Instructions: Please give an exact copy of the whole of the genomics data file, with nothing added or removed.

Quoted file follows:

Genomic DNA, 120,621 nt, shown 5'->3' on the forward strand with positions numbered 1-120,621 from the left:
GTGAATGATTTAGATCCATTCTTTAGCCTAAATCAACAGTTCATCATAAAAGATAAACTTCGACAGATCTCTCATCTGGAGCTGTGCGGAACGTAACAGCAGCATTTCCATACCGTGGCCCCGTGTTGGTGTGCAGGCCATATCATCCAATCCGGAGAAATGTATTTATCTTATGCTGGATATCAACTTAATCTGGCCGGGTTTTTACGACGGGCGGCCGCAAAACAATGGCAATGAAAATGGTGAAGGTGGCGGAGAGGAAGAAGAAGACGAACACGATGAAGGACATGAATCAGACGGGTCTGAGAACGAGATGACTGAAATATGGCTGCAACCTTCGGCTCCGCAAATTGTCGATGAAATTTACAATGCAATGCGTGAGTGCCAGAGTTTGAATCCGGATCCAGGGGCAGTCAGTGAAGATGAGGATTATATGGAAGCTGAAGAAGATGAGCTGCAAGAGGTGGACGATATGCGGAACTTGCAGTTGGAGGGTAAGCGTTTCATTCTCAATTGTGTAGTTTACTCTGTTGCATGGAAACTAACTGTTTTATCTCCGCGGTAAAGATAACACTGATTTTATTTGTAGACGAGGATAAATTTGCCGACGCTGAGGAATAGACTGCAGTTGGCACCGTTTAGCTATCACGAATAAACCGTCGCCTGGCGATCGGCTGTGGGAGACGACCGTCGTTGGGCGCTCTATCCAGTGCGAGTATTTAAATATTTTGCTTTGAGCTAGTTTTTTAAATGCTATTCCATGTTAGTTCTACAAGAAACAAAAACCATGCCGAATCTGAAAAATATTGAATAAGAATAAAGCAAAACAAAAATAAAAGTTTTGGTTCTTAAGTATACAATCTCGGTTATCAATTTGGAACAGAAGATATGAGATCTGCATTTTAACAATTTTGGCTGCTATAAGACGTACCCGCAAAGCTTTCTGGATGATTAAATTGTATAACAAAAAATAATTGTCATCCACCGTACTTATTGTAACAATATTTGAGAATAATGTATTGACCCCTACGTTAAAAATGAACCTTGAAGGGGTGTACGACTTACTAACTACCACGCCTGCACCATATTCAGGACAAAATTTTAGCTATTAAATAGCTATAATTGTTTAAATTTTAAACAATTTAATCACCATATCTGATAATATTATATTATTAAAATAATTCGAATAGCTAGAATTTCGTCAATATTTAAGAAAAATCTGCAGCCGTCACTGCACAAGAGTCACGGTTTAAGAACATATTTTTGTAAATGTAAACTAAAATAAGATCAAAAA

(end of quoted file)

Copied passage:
Genomic DNA, 120,621 nt, shown 5'->3' on the forward strand with positions numbered 1-120,621 from the left:
GTGAATGATTTAGATCCATTCTTTAGCCTAAATCAACAGTTCATCATAAAAGATAAACTTCGACAGATCTCTCATCTGGAGCTGTGCGGAACGTAACAGCAGCATTTCCATACCGTGGCCCCGTGTTGGTGTGCAGGCCATATCATCCAATCCGGAGAAATGTATTTATCTTATGCTGGATATCAACTTAATCTGGCCGGGTTTTTACGACGGGCGGCCGCAAAACAATGGCAATGAAAATGGTGAAGGTGGCGGAGAGGAAGAAGAAGACGAACACGATGAAGGACATGAATCAGACGGGTCTGAGAACGAGATGACTGAAATATGGCTGCAACCTTCGGCTCCGCAAATTGTCGATGAAATTTACAATGCAATGCGTGAGTGCCAGAGTTTGAATCCGGATCCAGGGGCAGTCAGTGAAGATGAGGATTATATGGAAGCTGAAGAAGATGAGCTGCAAGAGGTGGACGATATGCGGAACTTGCAGTTGGAGGGTAAGCGTTTCATTCTCAATTGTGTAGTTTACTCTGTTGCATGGAAACTAACTGTTTTATCTCCGCGGTAAAGATAACACTGATTTTATTTGTAGACGAGGATAAATTTGCCGACGCTGAGGAATAGACTGCAGTTGGCACCGTTTAGCTATCACGAATAAACCGTCGCCTGGCGATCGGCTGTGGGAGACGACCGTCGTTGGGCGCTCTATCCAGTGCGAGTATTTAAATATTTTGCTTTGAGCTAGTTTTTTAAATGCTATTCCATGTTAGTTCTACAAGAAACAAAAACCATGCCGAATCTGAAAAATATTGAATAAGAATAAAGCAAAACAAAAATAAAAGTTTTGGTTCTTAAGTATACAATCTCGGTTATCAATTTGGAACAGAAGATATGAGATCTGCATTTTAACAATTTTGGCTGCTATAAGACGTACCCGCAAAGCTTTCTGGATGATTAAATTGTATAACAAAAAATAATTGTCATCCACCGTACTTATTGTAACAATATTTGAGAATAATGTATTGACCCCTACGTTAAAAATGAACCTTGAAGGGGTGTACGACTTACTAACTACCACGCCTGCACCATATTCAGGACAAAATTTTAGCTATTAAATAGCTATAATTGTTTAAATTTTAAACAATTTAATCACCATATCTGATAATATTATATTATTAAAATAATTCGAATAGCTAGAATTTCGTCAATATTTAAGAAAAATCTGCAGCCGTCACTGCACAAGAGTCACGGTTTAAGAACATATTTTTGTAAATGTAAACTAAAATAAGATCAAAAA